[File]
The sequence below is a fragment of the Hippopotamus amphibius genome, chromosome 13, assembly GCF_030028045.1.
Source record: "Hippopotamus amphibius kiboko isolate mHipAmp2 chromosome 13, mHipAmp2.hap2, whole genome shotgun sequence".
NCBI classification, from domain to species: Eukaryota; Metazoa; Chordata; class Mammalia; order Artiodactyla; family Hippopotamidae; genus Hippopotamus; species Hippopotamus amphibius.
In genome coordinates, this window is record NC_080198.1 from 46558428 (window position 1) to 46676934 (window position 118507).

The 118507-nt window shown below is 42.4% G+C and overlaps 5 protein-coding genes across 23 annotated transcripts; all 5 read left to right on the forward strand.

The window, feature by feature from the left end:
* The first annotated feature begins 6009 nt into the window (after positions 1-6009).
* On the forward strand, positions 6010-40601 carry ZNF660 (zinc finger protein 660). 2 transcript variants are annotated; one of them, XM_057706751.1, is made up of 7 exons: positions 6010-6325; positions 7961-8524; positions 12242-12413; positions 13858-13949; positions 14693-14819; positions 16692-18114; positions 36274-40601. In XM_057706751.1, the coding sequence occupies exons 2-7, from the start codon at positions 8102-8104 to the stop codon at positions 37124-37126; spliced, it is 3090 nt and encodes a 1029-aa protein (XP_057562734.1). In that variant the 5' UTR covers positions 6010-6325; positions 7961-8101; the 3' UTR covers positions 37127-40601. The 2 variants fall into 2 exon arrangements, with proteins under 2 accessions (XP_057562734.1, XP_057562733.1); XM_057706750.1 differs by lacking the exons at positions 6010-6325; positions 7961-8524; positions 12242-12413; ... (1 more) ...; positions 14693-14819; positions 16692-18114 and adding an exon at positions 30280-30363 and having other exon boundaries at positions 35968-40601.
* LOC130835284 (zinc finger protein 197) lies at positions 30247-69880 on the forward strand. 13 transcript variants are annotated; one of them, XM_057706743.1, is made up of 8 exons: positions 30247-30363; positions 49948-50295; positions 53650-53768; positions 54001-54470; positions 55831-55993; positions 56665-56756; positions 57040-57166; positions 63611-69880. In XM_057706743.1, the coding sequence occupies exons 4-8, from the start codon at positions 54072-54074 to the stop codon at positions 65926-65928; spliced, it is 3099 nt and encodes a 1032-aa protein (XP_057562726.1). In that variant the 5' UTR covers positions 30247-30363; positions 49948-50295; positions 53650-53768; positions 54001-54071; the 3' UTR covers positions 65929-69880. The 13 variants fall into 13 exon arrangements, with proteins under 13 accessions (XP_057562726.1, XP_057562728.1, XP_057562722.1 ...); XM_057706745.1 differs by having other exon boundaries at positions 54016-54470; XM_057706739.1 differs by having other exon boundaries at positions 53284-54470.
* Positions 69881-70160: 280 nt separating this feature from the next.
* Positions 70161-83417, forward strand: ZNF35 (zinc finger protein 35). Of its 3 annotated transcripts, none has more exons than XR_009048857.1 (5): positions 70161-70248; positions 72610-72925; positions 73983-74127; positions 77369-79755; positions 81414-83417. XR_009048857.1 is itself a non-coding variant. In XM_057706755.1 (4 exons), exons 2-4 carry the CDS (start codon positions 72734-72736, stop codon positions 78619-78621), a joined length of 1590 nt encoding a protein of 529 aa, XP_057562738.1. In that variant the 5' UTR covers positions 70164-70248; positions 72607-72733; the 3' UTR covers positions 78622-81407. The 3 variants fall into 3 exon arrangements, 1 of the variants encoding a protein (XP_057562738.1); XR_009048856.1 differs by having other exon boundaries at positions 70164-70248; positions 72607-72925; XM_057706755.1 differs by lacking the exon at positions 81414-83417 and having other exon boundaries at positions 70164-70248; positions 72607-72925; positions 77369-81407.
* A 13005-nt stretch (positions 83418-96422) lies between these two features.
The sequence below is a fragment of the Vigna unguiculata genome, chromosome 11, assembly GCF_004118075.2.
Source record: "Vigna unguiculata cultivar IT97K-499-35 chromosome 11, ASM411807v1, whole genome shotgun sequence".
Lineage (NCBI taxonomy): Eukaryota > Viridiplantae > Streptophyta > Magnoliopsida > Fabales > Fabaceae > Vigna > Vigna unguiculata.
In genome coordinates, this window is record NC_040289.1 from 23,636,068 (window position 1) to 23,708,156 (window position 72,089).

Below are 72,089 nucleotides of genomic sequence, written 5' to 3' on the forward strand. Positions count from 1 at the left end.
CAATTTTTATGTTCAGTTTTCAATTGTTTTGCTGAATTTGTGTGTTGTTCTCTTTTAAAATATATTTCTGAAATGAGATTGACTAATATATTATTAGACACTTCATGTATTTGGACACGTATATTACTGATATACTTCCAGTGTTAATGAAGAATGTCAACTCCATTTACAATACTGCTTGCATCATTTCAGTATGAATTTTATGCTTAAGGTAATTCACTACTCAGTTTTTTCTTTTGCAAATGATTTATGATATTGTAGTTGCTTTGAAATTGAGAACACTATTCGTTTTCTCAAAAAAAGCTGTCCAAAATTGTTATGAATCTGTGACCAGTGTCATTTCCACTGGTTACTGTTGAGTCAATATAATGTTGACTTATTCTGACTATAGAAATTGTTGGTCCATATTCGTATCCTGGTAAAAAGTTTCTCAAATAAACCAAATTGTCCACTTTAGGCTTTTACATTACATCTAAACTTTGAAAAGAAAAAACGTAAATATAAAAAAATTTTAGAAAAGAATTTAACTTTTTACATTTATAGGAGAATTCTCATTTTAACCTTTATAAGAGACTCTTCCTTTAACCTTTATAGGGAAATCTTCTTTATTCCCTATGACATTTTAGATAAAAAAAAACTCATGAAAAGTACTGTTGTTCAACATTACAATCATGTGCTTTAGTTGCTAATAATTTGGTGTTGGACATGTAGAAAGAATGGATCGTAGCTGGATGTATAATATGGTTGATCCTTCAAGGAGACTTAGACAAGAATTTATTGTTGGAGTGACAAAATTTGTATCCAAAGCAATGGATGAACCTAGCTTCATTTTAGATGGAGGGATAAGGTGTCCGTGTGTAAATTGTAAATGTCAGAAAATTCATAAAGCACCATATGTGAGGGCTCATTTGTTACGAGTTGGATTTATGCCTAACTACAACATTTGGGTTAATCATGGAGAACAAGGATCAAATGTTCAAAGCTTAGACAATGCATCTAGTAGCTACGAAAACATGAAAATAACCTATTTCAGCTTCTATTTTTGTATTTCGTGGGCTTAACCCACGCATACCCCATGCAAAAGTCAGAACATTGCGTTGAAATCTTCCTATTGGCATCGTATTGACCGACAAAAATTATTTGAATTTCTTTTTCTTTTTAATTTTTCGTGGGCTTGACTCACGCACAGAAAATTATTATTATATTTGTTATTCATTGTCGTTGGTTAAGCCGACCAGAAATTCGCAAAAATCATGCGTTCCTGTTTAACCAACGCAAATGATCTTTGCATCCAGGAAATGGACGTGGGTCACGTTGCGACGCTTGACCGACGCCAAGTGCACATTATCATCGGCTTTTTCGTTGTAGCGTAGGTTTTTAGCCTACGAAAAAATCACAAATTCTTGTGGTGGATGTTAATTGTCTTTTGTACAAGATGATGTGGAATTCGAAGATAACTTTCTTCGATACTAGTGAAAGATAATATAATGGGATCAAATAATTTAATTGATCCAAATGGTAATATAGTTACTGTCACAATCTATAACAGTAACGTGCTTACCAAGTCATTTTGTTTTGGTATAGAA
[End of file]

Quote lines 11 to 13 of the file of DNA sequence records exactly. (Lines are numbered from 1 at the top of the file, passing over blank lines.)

* Positions 70161-83417, forward strand: ZNF35 (zinc finger protein 35). Of its 3 annotated transcripts, none has more exons than XR_009048857.1 (5): positions 70161-70248; positions 72610-72925; positions 73983-74127; positions 77369-79755; positions 81414-83417. XR_009048857.1 is itself a non-coding variant. In XM_057706755.1 (4 exons), exons 2-4 carry the CDS (start codon positions 72734-72736, stop codon positions 78619-78621), a joined length of 1590 nt encoding a protein of 529 aa, XP_057562738.1. In that variant the 5' UTR covers positions 70164-70248; positions 72607-72733; the 3' UTR covers positions 78622-81407. The 3 variants fall into 3 exon arrangements, 1 of the variants encoding a protein (XP_057562738.1); XR_009048856.1 differs by having other exon boundaries at positions 70164-70248; positions 72607-72925; XM_057706755.1 differs by lacking the exon at positions 81414-83417 and having other exon boundaries at positions 70164-70248; positions 72607-72925; positions 77369-81407.
* A 13005-nt stretch (positions 83418-96422) lies between these two features.
The sequence below is a fragment of the Vigna unguiculata genome, chromosome 11, assembly GCF_004118075.2.